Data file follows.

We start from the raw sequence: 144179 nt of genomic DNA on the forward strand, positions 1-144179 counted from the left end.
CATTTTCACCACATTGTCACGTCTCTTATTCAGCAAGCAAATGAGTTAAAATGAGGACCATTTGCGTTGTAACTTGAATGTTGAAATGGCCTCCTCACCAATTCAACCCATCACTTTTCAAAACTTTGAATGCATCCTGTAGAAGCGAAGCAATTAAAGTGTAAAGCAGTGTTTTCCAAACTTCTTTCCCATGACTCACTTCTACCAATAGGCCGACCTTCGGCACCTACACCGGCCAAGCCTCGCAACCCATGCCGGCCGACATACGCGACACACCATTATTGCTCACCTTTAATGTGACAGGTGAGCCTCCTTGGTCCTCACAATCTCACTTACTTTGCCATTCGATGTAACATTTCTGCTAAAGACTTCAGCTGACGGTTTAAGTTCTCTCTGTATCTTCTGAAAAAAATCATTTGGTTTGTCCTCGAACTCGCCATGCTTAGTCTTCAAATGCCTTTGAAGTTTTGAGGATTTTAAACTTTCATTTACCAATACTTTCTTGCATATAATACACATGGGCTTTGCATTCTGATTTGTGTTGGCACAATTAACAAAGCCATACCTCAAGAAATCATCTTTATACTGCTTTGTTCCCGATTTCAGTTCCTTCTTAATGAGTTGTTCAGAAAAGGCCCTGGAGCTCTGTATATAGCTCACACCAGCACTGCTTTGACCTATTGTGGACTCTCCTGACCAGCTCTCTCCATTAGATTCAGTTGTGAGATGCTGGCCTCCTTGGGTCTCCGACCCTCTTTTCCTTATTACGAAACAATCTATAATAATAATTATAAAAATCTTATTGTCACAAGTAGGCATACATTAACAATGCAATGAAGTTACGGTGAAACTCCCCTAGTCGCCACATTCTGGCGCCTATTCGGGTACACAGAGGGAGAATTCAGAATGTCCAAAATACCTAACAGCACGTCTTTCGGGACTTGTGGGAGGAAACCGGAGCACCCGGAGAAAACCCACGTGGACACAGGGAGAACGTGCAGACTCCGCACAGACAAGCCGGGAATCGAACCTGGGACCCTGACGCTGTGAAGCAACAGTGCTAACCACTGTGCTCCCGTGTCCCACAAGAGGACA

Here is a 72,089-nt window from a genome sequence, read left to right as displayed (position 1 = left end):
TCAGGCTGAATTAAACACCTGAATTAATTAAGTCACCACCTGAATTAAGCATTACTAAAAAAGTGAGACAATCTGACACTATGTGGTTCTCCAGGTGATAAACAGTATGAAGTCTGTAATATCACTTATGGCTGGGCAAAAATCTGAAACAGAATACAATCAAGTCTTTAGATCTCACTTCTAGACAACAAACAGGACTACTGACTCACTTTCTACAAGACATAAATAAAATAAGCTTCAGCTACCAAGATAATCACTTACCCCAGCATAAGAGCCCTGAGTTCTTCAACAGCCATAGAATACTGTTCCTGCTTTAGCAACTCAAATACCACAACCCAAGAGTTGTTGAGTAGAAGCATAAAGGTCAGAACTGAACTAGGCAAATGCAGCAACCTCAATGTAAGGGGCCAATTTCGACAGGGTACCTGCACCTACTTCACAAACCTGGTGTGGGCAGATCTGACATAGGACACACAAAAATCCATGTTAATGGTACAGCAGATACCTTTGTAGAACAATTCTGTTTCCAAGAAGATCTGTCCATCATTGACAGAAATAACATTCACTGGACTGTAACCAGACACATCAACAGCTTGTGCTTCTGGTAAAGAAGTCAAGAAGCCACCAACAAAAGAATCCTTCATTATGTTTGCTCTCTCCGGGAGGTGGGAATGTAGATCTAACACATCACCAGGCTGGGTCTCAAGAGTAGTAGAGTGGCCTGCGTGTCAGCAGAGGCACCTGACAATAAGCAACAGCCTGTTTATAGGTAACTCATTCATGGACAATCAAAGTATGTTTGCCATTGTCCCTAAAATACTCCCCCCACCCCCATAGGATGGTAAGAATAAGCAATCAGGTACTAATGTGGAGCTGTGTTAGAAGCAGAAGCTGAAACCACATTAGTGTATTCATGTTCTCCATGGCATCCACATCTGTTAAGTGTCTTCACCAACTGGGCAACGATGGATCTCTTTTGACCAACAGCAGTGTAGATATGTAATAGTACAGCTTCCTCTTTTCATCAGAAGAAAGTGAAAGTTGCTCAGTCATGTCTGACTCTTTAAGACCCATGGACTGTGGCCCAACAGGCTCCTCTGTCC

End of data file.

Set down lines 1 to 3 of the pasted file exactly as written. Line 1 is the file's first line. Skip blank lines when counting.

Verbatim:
We start from the raw sequence: 144179 nt of genomic DNA on the forward strand, positions 1-144179 counted from the left end.
CATTTTCACCACATTGTCACGTCTCTTATTCAGCAAGCAAATGAGTTAAAATGAGGACCATTTGCGTTGTAACTTGAATGTTGAAATGGCCTCCTCACCAATTCAACCCATCACTTTTCAAAACTTTGAATGCATCCTGTAGAAGCGAAGCAATTAAAGTGTAAAGCAGTGTTTTCCAAACTTCTTTCCCATGACTCACTTCTACCAATAGGCCGACCTTCGGCACCTACACCGGCCAAGCCTCGCAACCCATGCCGGCCGACATACGCGACACACCATTATTGCTCACCTTTAATGTGACAGGTGAGCCTCCTTGGTCCTCACAATCTCACTTACTTTGCCATTCGATGTAACATTTCTGCTAAAGACTTCAGCTGACGGTTTAAGTTCTCTCTGTATCTTCTGAAAAAAATCATTTGGTTTGTCCTCGAACTCGCCATGCTTAGTCTTCAAATGCCTTTGAAGTTTTGAGGATTTTAAACTTTCATTTACCAATACTTTCTTGCATATAATACACATGGGCTTTGCATTCTGATTTGTGTTGGCACAATTAACAAAGCCATACCTCAAGAAATCATCTTTATACTGCTTTGTTCCCGATTTCAGTTCCTTCTTAATGAGTTGTTCAGAAAAGGCCCTGGAGCTCTGTATATAGCTCACACCAGCACTGCTTTGACCTATTGTGGACTCTCCTGACCAGCTCTCTCCATTAGATTCAGTTGTGAGATGCTGGCCTCCTTGGGTCTCCGACCCTCTTTTCCTTATTACGAAACAATCTATAATAATAATTATAAAAATCTTATTGTCACAAGTAGGCATACATTAACAATGCAATGAAGTTACGGTGAAACTCCCCTAGTCGCCACATTCTGGCGCCTATTCGGGTACACAGAGGGAGAATTCAGAATGTCCAAAATACCTAACAGCACGTCTTTCGGGACTTGTGGGAGGAAACCGGAGCACCCGGAGAAAACCCACGTGGACACAGGGAGAACGTGCAGACTCCGCACAGACAAGCCGGGAATCGAACCTGGGACCCTGACGCTGTGAAGCAACAGTGCTAACCACTGTGCTCCCGTGTCCCACAAGAGGACA

Here is a 72,089-nt window from a genome sequence, read left to right as displayed (position 1 = left end):